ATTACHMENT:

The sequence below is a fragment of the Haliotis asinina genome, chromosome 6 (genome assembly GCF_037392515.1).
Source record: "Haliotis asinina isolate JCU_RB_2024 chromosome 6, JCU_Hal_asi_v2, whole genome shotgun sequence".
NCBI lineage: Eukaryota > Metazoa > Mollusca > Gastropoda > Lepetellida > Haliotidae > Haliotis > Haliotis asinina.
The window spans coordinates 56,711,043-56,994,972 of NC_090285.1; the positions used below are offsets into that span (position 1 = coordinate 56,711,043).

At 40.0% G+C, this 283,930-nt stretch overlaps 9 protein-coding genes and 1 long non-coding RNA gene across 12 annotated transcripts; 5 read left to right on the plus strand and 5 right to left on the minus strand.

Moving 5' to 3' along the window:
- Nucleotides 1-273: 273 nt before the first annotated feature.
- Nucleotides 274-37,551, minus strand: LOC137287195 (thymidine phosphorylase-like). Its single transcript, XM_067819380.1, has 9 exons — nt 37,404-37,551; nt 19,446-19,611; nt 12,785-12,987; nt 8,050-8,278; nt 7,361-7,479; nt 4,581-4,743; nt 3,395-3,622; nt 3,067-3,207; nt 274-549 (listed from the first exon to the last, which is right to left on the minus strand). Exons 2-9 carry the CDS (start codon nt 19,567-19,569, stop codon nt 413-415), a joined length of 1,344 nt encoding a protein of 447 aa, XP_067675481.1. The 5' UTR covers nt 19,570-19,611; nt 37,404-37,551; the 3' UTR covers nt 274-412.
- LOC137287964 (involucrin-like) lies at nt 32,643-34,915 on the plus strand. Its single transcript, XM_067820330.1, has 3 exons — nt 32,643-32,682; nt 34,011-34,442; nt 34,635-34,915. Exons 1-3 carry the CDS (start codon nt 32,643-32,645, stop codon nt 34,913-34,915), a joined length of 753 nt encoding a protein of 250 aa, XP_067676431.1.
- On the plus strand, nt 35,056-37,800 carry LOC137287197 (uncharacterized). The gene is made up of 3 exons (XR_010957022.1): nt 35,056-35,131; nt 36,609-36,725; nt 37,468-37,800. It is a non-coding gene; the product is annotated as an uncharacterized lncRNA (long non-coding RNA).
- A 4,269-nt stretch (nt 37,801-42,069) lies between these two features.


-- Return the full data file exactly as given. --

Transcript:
The sequence below is a fragment of the Haliotis asinina genome, chromosome 6 (genome assembly GCF_037392515.1).
Source record: "Haliotis asinina isolate JCU_RB_2024 chromosome 6, JCU_Hal_asi_v2, whole genome shotgun sequence".
NCBI lineage: Eukaryota > Metazoa > Mollusca > Gastropoda > Lepetellida > Haliotidae > Haliotis > Haliotis asinina.
The window spans coordinates 56,711,043-56,994,972 of NC_090285.1; the positions used below are offsets into that span (position 1 = coordinate 56,711,043).

At 40.0% G+C, this 283,930-nt stretch overlaps 9 protein-coding genes and 1 long non-coding RNA gene across 12 annotated transcripts; 5 read left to right on the plus strand and 5 right to left on the minus strand.

Moving 5' to 3' along the window:
- Nucleotides 1-273: 273 nt before the first annotated feature.
- Nucleotides 274-37,551, minus strand: LOC137287195 (thymidine phosphorylase-like). Its single transcript, XM_067819380.1, has 9 exons — nt 37,404-37,551; nt 19,446-19,611; nt 12,785-12,987; nt 8,050-8,278; nt 7,361-7,479; nt 4,581-4,743; nt 3,395-3,622; nt 3,067-3,207; nt 274-549 (listed from the first exon to the last, which is right to left on the minus strand). Exons 2-9 carry the CDS (start codon nt 19,567-19,569, stop codon nt 413-415), a joined length of 1,344 nt encoding a protein of 447 aa, XP_067675481.1. The 5' UTR covers nt 19,570-19,611; nt 37,404-37,551; the 3' UTR covers nt 274-412.
- LOC137287964 (involucrin-like) lies at nt 32,643-34,915 on the plus strand. Its single transcript, XM_067820330.1, has 3 exons — nt 32,643-32,682; nt 34,011-34,442; nt 34,635-34,915. Exons 1-3 carry the CDS (start codon nt 32,643-32,645, stop codon nt 34,913-34,915), a joined length of 753 nt encoding a protein of 250 aa, XP_067676431.1.
- On the plus strand, nt 35,056-37,800 carry LOC137287197 (uncharacterized). The gene is made up of 3 exons (XR_010957022.1): nt 35,056-35,131; nt 36,609-36,725; nt 37,468-37,800. It is a non-coding gene; the product is annotated as an uncharacterized lncRNA (long non-coding RNA).
- A 4,269-nt stretch (nt 37,801-42,069) lies between these two features.